In the short time I have been here I have seen this tactic used by applicants to the point that it appears to be an feature of the legal/judicious “culture.” It is unfair, unethical and unconstitutional. The Court of Appeal have spoken on many occasions against the case and frequency with which ex-parte orders are applied for. Notwithstanding these pronouncements of proper judicial policy by our highest court, the practice continues unaboted. The means justify the ends – even if achieved by means of an unjust, unconstituitional ambush. Like pouring a liveral splash of periperi sauce on a chicken wing, DDT ‘flavoured’ its application by alleging (with hold emphasis) that Grinarker was a foreigner (a peregrinus). There was no proper evidence that a search had been conducted at the Registrar of Companies. There was no application for short and substitued on the local representable, whom DDT knew to be close at hand – that would have meant Grinarker’s version of events would be told before any prejudicial order was made.
The fact is that Grinarker is registered an external company in Lesotho under the provisions of the Companies Act. Its registration number is No.91/39 E. A search of the Registrar’s records would have revealed that, as such it is subject to the provisions of the Act and enforcement of any udly found debt was available. Attachment of purported assets by exparte (and premature) methods was not the only viable alternative.
The duty Judge, however, was not told this. And DDT well knew it. On the letter head of the letter of inlent that forms an inlegral part of the contract between the parties, this information of Grinarker’s legal status in Lesotho appears. This letter (dated 12/8/2009 – exhibit ‘C’ to Mr. Kitching’s affidavit) is addressed to Mr. D. Du Toit. It is inconceivable that Mr. D. Du Toit was not aware of this when he swore his founding affidavit. It is a meree co-incidence that the contract documents between DDT and Grinarker are not exhibited to his founding affidavit?
This was a material non-disclosive. I am constrained from saying it was more than mere co-incidence.
Further, it forms out that much of the equipment attached so unjustly by the ex-parte application was not the property of Grinarker but was hired. This hiring of commercial plant and equipment is a common practice on construciton projects, particularly the larger ones. This was a large profed at the new Lesotho Hospital. Grinarker is one of the major contractors. No mention is made of this in Mr. Du Toit’s founding affidavit. The only referece to the new Lesotho Hospital is a geographical one.
It stretches credulity that Mr. D. Du Toit was not aware of the common commercial practice of hiring plant and equipment by contractor’s on major construction projects. Both DDT’s advocate and instructing attorney (A.T. Monyako & Co.) appear regularly in the Commercial division. The Court is entitled to presume both have some awareness of common commercial practices. Nowhere in the material is the duty judge appraised of even the possiblity that this common commercial practice existed (on this large project) and that the plant and equipment sought to be attached may not in fact be the property of Grinarker. Furthermore, if that were to be the case it turnover to be after the respondent is given its constitutional right to a fir hearing), that Grinarker would be liable for hefty hiring costs were an attachment order to be granted – at all, let alone ex-parte.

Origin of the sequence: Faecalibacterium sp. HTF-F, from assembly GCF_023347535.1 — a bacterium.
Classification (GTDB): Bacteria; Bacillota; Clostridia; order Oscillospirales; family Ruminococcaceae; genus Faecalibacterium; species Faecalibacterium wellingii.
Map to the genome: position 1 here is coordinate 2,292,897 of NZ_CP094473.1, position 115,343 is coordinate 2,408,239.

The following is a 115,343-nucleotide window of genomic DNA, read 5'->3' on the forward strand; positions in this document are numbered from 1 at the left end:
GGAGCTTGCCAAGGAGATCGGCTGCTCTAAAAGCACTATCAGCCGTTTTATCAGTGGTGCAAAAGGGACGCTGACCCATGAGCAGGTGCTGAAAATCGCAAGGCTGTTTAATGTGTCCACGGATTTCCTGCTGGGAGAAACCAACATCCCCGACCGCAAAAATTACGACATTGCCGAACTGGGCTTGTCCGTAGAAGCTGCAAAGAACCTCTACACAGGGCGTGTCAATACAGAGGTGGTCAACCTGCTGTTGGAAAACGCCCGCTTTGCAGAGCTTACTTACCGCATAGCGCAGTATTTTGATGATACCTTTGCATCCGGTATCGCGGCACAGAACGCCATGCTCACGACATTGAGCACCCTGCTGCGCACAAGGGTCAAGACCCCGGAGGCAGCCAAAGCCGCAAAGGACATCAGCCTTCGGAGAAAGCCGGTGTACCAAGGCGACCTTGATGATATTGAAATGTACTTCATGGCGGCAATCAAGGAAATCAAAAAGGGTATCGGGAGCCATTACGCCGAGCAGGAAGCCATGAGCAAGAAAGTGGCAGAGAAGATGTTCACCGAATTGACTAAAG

In my judgemnt this is a perfactly good illustration of an application that should NOT have been made ex-parte. It was obviously short of evidence and equally equally obviously of full and frank disclosure.
I have no hesitation in dissolving the rule nisi order of the 18th March 2011.
The contempt application has been filed. I do not think it has been dealt with by the court. At least no record is on file to that effect, it stands to reason, though, that if it has been granted, it must be dissolved. It has no foundation now the ex-parte attachment order has been dissoved. If it has not been granted, it is dismissed.
Grinarker is entitled to its costs to be taxed if not agreed.
In closing, it is probably a waste of breath adding my voice to that of the Court of Appeal. I suppose anything I were to say (and I have said it elsewhere) will be disregarded with similar disrespect. If this cavalier approach to ex-parte applications is not put a stop to it will be difficult, if not impossible, to establish a credible Commercial Court and meet the objective of encouraging investment (both foreign and local) in commercial activity in the Kingdom of Lesotho. Sir Francis Bacon noted over four centuries ago that the practice of law was a privilege, not a right. With that privilege comes responsibility. The right to be heard is not only a fudamental right entrenched in the Constitution (article 12), it is a fundemental right of our Christian traditions. (John:7:51). At this annual time reflection upon our traditions, it is timely that this be remembered. Infringment upon the right to be heard (and this is what an ex-parte application seeks to achieve) must be approached with great caution and sense of responsibility.
Not only is a careless, cavalier approach subvensive of the rule of law, it is subversive of our spiritual way of life.